And then, of course, there’s this. This grand, sweeping, marvelous magnificence of raw power and rumbling passion and crashing, curling waves that pound and push and pull (with equal parts grace and ferocity) on impossibly soft sand beneath never-ending cobalt skies ~ this incredible vastness where mermaids live and giant, finned beasts taunt sailors who chart their course by stars that shine from even more unfathomably large heavens above; all of this, too, will keep one humble.
You work. You love, and play, and learn. Laugh and cry. Scream out loud, shrivel into quiet corners. You try. You do your best, and wear your super-human-hero cape with pride. Even so, you always, always, at some point, find yourself inadequate. Or wrong. Or just unprepared. Because that’s the stuff of life ~ the mystery and the magic, the smooth, the bumpy, the “a-ha’s” and the “oh shit’s”.
We’re not meant to get it right all the time. It’s lovely when we do. It can feel ugly when we don’t. It’s exhausting and glorious (with equal parts grace and ferocity). No matter how high we climb the proverbial ladder, no matter how good, how brilliant, how well-intentioned ~ there will always be something to keep us humble. We’re just travelers, after all. All of us.
January 28, 2015 § 4 Comments
Almost like clockwork, every January I’m reminded of my love for black and white. Maybe it’s the monotones of winter. Maybe it’s the bright white snow against a black sky. Maybe it’s because each year a new Ansel Adams calendar hangs on my studio door.
Whatever it may be, I’ve long been drawn to the beauty of black & white art, going back to the first time I picked up that favorite tool of mine (the #2 pencil) and sensed that magic was held within its lead.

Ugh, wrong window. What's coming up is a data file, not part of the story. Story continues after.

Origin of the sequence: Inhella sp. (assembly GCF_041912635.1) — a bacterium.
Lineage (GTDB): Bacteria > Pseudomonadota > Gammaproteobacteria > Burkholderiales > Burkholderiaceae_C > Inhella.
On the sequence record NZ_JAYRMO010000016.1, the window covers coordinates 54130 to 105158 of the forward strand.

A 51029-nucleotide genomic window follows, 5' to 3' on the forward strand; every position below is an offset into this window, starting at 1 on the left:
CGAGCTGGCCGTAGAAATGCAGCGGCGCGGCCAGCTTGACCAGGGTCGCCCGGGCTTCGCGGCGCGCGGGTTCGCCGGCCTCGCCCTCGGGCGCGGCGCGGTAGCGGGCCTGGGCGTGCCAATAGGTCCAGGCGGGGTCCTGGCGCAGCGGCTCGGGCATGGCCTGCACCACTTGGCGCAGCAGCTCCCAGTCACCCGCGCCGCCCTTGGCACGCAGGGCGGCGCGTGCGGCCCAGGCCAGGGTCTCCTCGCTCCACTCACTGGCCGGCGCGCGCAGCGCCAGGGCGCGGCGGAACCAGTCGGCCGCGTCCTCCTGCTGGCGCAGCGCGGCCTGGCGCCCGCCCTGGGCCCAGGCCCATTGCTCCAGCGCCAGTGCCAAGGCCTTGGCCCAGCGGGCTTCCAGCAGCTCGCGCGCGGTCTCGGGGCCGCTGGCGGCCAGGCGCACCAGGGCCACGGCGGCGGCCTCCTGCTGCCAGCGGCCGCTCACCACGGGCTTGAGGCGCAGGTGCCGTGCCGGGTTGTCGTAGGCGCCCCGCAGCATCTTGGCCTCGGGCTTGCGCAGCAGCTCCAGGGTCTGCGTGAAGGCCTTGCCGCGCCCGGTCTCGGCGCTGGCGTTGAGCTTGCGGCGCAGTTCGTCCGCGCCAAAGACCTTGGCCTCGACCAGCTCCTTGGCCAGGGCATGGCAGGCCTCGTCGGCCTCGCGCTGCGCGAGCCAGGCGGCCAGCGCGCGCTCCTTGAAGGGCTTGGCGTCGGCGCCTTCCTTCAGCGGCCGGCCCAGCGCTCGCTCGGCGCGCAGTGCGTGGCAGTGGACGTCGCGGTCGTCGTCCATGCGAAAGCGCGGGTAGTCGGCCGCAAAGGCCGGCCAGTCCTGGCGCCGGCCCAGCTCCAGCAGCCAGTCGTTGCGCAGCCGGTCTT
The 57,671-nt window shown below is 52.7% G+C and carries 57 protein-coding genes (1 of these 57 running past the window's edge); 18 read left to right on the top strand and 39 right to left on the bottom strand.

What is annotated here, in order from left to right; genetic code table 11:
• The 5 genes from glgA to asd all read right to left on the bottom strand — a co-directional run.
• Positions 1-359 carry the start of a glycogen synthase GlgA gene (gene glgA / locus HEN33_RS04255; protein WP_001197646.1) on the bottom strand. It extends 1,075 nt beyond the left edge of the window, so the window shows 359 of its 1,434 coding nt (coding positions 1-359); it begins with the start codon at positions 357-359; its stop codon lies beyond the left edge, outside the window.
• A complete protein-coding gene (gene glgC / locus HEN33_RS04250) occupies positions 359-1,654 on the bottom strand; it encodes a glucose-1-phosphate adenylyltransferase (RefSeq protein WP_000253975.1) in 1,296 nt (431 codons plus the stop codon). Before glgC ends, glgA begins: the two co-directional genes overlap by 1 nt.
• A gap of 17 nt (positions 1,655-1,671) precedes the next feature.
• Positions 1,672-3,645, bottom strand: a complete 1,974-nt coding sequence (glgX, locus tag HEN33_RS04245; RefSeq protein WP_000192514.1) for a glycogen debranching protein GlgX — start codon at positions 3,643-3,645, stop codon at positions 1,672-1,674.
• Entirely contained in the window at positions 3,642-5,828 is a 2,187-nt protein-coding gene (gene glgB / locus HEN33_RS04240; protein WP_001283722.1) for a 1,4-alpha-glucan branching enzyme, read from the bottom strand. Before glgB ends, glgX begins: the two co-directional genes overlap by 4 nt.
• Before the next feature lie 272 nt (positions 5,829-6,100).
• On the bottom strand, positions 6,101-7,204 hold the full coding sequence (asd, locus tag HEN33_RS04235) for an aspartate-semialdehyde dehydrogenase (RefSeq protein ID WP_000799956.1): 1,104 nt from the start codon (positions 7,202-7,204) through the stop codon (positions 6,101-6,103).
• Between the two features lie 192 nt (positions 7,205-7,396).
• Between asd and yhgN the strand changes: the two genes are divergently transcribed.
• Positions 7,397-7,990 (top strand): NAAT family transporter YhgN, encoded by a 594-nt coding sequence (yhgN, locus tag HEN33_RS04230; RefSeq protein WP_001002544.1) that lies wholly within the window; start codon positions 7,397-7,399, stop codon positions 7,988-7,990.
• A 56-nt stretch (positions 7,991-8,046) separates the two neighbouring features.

From pencil or pen to the magnificent drama of a fine black & white photograph, I’m captivated by the power and emotional breadth that can be achieved without a spot of color. No distractions. Just character and grace, depth and strength and guts and mood. And like a good story, well done black & white allows your mind to add its own color by filling in what’s left unsaid.
Please note, I’ve tried to find image sources for all of these images, and sometimes failed. I would love to give proper credit where due, so if you know the original source of any of these labeled “source unknown”, please let me know!
December 3, 2014 § 1 Comment
I’d meant to post something fun today, but then this happened, impressing itself with some odd sense of urgency on my over-scheduled brain of late, and so, I’m going as the spirit moves. (The fun one will come later ~ promise!)
I might watch its descent,
Its elegant tumble,
Its demure, soundless slip
From a crisp gray sky.
Its color dim,
now a crunch underfoot ~
A piece of dust, a memory,
An unceremonious gesture of time
In the waltz of life giving life,
and giving life again,
on and ever on.